Launch plan: Turning your waitlist into actual users

Launch plan: Turning your waitlist into actual users

December 11, 2020
, Last updated: 
March 26, 2021

Do you have a waitlist of prospective users for your upcoming product launch? Here are some ideas for how to create a launch plan for when you go live.

So you have a new idea for a startup. Or, at the very least, a sweet new domain name you want to do something with. Before, or maybe while, you start out doing prospective user interviews to validate the idea, you might also want to throw up a landing page. Here you can get a bit of additional validation by collecting pre-registrations or subscribers. Not only does this show you if people are interested, but it also gives you a pool of prospective interviewees, and even better, a collection of potential users for when you launch. Here we’ll focus on that last step - actually turning this interest into users. We are basing this on what worked well for us here at Taskable and what we might have done differently. Hopefully, these ideas help you while creating your launch plan.

Talk to them

Please don't wait until your product launch to communicate with them. Send them updates on what you're working on. Most importantly, ask them for user interviews or surveys. The more you've communicated with them, the more you understand their problems, their engagement, and what they are interested in or click on.

Focus on the most engaged subscribers

Since you’ll hopefully be sending these subscribers emails and asking them to do surveys or have an interview with you, you will probably get a sense of who the real engaged users are. I’d focus on them early. There are a few reasons for this. First, they are most likely to convert, meaning you can spend less time convincing them. Additionally, given their engagement, they are likely to be feeling the problem or headache more acutely, so it will potentially give you better data. When we first started inviting our subscribers to start using Taskable, we started going down the list by sign up. There were many reasons this was a silly idea. Most importantly, it just didn’t take into account how interested the prospective user was.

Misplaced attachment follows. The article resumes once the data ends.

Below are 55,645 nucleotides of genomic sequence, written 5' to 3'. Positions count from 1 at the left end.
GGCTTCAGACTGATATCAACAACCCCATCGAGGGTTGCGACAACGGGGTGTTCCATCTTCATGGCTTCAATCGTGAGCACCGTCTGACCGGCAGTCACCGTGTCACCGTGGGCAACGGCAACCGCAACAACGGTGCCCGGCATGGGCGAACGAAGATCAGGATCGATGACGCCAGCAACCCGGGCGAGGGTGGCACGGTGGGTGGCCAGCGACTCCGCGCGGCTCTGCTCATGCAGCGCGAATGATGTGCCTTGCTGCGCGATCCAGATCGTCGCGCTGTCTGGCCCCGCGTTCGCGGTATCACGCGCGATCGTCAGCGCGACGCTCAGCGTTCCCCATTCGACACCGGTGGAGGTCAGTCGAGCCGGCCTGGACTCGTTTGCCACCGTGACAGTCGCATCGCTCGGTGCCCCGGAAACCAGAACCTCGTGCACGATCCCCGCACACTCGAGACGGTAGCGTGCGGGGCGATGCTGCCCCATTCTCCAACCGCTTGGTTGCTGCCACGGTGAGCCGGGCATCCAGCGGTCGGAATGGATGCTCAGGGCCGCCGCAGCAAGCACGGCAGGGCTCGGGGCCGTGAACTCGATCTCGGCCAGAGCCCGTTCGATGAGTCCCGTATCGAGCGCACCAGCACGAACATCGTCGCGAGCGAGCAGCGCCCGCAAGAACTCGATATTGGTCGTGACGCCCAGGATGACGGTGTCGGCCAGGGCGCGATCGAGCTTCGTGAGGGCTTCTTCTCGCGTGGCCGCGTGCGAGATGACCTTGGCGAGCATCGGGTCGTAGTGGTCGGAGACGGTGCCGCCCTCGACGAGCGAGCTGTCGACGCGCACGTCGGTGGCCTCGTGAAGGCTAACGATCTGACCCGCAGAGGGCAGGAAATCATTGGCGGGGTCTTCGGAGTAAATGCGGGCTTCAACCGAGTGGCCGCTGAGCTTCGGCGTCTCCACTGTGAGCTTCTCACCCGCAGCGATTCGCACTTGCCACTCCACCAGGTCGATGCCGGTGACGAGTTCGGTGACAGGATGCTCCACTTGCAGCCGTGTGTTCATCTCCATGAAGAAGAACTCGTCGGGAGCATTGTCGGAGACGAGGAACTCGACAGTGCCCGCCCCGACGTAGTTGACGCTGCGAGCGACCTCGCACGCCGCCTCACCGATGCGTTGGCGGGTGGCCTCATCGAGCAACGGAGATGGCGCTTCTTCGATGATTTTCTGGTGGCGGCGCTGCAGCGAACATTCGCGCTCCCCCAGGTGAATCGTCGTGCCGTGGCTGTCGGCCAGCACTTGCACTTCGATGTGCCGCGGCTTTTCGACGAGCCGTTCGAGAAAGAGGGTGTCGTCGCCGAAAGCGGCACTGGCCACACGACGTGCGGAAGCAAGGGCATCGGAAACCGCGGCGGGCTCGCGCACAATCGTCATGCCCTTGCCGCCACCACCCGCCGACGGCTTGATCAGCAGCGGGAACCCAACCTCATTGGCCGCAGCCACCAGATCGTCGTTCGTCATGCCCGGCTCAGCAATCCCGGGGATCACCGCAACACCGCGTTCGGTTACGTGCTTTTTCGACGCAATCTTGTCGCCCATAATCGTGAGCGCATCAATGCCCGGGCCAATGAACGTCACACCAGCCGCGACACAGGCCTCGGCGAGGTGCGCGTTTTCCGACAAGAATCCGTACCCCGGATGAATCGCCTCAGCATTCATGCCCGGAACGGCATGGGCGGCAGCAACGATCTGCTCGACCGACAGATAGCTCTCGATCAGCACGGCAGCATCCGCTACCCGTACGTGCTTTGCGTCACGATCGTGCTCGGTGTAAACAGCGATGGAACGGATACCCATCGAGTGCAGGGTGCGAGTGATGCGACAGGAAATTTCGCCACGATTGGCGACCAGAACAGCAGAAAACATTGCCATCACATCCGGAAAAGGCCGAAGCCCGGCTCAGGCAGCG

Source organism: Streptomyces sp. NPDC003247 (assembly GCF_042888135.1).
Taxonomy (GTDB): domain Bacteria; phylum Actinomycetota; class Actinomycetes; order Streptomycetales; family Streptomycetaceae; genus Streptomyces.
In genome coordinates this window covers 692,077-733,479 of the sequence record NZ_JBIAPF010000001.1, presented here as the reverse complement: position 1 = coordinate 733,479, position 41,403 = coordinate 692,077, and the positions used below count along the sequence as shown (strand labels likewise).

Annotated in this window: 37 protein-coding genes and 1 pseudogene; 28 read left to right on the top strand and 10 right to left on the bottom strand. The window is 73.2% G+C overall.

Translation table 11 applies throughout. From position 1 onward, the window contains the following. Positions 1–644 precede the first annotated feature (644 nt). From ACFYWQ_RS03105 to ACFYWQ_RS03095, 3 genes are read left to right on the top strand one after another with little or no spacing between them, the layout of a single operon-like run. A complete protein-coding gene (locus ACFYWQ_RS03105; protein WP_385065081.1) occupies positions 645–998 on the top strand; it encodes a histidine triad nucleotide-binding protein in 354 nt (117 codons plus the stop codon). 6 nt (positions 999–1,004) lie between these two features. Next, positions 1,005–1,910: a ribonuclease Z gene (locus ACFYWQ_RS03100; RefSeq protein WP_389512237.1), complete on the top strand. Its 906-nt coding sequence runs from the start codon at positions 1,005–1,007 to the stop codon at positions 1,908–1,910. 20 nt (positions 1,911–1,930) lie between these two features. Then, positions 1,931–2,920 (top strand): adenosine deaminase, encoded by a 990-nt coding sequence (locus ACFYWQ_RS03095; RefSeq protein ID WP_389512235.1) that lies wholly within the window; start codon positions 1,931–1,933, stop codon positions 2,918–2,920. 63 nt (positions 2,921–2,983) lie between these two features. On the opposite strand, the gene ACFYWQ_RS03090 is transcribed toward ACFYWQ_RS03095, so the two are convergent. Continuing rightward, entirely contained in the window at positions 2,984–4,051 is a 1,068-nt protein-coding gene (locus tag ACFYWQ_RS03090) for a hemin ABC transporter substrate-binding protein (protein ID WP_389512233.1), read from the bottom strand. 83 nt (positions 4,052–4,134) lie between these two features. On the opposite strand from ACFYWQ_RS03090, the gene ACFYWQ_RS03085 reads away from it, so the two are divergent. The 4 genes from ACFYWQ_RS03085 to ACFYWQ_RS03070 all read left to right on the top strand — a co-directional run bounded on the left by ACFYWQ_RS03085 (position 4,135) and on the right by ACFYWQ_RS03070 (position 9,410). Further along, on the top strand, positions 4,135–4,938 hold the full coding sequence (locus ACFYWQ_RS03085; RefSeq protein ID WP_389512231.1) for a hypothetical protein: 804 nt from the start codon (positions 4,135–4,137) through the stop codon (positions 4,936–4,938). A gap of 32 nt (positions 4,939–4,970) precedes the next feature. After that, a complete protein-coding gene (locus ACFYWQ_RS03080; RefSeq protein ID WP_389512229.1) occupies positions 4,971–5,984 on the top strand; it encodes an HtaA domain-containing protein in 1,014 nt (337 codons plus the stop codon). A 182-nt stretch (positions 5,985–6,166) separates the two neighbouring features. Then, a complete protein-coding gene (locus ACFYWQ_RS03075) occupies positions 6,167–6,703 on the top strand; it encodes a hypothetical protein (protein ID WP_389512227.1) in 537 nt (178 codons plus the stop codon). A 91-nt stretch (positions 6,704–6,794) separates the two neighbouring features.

Remind subscribers who you are in the invite

People are busy. They might be subscribing to lots of product launches. Jog their memory as to how they found you. The first batch of emails we sent out to the top 20 subscribers was missing some essential info, like a sentence on Taskable (duh!) and where the user found us. In hindsight, I feel pretty dumb. It’s my product, and I figured everyone was as excited about it as me. That wasn’t the case, and most people probably forgot we existed, or where we came from, or why they were interested enough in the first place to put their email address in the form. Luckily a very nice subscriber in that first batch sent me an email back saying what I outlined above. We then added more info into our invite emails, and conversions increased.

Test different copy in the invites

If you have many people subscribed, this is an excellent opportunity to test out different copy and see what converts best. Test out your messaging, maybe even try switching up onboard flows (live demo vs. self-serve onboard, for example).

Create a campaign

Like any other email marketing campaign, conversions and clickthroughs will vary. You might get a poor response to the first email. Again, people are busy, and the reason they wanted to try out your product a few weeks or months ago might be less pressing now. Send a few emails until the user converts. We used Intercom for this, which has a $49 startup plan. We’d tag users once they’d booked an onboard using Calendly and Zapier, and that would remove them from the email campaign. You can also use Autopilot or Reply.io for this as well. Just remember, 1 beta subscriber != 1 new user. Not everyone who pre-registered is going to start using the product. Most probably won’t! We’ve had a conversion rate of about 25%.

Keep talking to them

Launch plan: talk with as many waitlist subscribers as possible

Just because someone doesn’t register right away doesn’t mean they won’t ever register. Keep talking to those subscribers through a monthly update with new features, news, content, whatever you can. Keep yourself top of mind - there might be a new problem you solve that resonates with them, or maybe a product screenshot you post blows them away. They might remember what interested them in the first place. We’ve had several users who pre-registered early on that we didn’t hear from for months. But we kept them on the mailing list, and 6+ months later, they booked an onboard to try out Taskable.


So, to recap our tips for your launch plan:

  1. Talk to subscribers early and often
  2. Pick out the most engaged subscribers
  3. Remind them who you are and why they were interested in the first place
  4. Test out different copy and onboarding flows
  5. Please send a few emails until they sign up
  6. Keep talking to them if they don’t

We originally posted this in Indie Hackers. There is a ton of other great advice in there if you are interested.

March 26, 2021

Ready to try Taskable?

Unified tasks and calendar for all day productivity